Trees of Glenbrook Park

The landscaped spaces of the mountains contain native trees of many ages. The older Eucalypts are especially represented in Glenbrook Park – a major gateway to our region.

There are many reasons to stop at Glenbrook Park. It has one of the best Visitor Information displays. It’s our Australia Day park and hosts other community events. Coming from Sydney, it makes you feel you’re not in the city … and it’s the first rest area, petrol and toilets after the freeway. Within the park is the theatre used by the indefatigable Glenbrook Players dramatic troupe.

A picket fence protects one of the oldest large eucalypts and safeguards members of the public who might stray under dropping branches. (Christine Davies)

In 2016, Council contemplated major changes. The levels of the park surfaces were thought by some to pose a flood risk to surrounding properties. A draft plan canvassed the expendability of many of the older trees and buildings. Blue Mountains Conservation Society, Glenbrook District Historical Society and many others came to the defence of the ambience of Glenbrook Park and its trees. That’s probably why the park still looks as it does.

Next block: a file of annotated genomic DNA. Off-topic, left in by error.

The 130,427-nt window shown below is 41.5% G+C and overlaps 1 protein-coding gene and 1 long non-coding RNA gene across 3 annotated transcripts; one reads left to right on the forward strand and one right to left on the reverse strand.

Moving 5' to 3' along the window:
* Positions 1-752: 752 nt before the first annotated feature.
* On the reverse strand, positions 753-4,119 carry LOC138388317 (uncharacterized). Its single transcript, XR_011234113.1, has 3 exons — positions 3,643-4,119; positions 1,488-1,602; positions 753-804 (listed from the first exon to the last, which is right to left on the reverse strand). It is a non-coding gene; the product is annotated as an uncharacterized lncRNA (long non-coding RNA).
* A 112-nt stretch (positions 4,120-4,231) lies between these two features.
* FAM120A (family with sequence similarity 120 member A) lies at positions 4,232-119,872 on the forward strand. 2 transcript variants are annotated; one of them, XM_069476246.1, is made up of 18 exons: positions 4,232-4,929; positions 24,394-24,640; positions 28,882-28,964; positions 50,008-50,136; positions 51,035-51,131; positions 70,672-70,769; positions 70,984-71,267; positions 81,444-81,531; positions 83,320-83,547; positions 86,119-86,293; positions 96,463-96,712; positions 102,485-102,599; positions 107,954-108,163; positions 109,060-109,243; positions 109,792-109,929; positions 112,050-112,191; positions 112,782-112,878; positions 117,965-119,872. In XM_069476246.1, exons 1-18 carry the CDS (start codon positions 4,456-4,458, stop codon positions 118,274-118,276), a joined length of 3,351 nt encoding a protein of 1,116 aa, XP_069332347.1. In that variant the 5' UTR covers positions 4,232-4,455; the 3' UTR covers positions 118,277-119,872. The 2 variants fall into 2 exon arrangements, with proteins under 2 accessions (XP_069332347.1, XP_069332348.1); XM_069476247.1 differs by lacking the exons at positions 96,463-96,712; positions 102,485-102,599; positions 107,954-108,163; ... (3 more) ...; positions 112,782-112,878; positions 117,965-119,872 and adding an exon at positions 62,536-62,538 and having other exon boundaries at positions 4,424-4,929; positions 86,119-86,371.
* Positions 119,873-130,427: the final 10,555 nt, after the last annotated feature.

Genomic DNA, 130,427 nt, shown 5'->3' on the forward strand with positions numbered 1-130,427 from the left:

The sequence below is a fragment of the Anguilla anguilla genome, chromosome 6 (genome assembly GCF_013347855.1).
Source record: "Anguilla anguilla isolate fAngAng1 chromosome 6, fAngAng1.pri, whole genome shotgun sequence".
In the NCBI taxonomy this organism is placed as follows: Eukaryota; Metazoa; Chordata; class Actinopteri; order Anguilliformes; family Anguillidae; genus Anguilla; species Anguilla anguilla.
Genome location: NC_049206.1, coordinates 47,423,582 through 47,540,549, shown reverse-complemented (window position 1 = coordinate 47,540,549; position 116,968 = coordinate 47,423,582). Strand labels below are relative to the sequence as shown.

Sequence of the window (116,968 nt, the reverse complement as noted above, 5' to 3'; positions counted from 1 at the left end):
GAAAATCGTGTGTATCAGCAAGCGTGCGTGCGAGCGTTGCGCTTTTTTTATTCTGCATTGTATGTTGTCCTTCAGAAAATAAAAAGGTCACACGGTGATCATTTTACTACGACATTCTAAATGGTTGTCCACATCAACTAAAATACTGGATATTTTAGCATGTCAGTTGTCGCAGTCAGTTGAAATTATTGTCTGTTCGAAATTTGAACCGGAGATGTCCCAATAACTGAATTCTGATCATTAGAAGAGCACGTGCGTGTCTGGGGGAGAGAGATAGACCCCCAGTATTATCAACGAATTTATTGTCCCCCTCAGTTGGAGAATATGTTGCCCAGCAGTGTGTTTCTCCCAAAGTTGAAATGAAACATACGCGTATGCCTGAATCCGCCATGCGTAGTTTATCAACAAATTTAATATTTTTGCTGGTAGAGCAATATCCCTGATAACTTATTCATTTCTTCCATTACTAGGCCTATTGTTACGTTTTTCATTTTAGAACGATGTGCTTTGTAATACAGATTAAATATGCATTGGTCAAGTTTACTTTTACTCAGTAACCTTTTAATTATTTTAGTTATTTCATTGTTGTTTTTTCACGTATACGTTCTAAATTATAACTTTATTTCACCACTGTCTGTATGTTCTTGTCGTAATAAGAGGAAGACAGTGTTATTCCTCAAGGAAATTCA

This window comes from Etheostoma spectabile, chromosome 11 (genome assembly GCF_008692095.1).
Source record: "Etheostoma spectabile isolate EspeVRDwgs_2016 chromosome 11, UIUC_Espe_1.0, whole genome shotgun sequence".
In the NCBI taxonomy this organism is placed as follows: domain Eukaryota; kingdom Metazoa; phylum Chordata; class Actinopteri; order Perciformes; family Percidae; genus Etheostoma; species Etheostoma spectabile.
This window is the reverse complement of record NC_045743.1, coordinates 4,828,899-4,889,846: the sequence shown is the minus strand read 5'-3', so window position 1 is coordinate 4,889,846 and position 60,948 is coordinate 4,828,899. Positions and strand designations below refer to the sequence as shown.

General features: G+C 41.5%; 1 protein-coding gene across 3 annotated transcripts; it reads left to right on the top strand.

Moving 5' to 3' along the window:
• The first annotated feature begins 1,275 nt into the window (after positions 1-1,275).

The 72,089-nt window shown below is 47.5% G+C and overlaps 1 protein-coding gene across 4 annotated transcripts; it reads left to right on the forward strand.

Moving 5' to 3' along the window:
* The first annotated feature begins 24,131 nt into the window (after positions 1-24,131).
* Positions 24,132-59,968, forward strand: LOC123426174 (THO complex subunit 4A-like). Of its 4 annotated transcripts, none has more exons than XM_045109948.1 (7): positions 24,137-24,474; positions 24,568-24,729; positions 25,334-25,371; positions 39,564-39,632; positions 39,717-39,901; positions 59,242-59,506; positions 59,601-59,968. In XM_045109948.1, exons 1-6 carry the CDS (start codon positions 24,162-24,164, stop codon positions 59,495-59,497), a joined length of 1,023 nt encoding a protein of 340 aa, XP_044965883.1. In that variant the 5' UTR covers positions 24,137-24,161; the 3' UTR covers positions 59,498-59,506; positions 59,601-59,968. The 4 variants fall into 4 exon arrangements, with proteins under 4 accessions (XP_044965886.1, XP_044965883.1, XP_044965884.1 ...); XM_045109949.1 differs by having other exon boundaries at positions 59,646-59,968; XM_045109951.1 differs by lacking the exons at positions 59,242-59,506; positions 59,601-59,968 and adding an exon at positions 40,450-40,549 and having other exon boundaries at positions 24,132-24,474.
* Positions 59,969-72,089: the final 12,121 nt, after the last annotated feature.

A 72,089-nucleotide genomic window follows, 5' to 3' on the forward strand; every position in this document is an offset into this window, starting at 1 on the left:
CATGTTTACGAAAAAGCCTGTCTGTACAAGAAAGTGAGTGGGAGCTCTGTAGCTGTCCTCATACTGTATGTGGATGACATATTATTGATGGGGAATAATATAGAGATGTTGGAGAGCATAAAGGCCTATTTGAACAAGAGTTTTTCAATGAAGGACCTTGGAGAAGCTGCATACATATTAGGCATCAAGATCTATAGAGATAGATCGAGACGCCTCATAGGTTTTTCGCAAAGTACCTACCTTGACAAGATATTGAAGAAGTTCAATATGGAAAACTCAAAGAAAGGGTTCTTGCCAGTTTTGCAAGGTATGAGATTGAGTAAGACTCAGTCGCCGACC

Signage and sculpture complements natural elements within the village atmosphere. (Neil and Jennifer McGlashan)

In this park, the trees are an opportunity to have a conversation about how the hollows and other features of the older specimens are vital for the welfare of multiple lifeforms. These, of course, include mammals, birds and insects.

The welcoming white bark of native trees. (Christine Davies)

It’s very useful that visitors’ first chance to pause when entering a new region gives them a true sense of place. The subtle changes that have been made to the park and the retention of so many old trees allows Glenbrook Park to do that. It’s one of the few mountains towns to convey a sense of a village green or common. To retain these functions, in coming years, new native trees will need to be planted. Meanwhile, the park is a place that residents and local organisations can take pride in.

© Don Morrison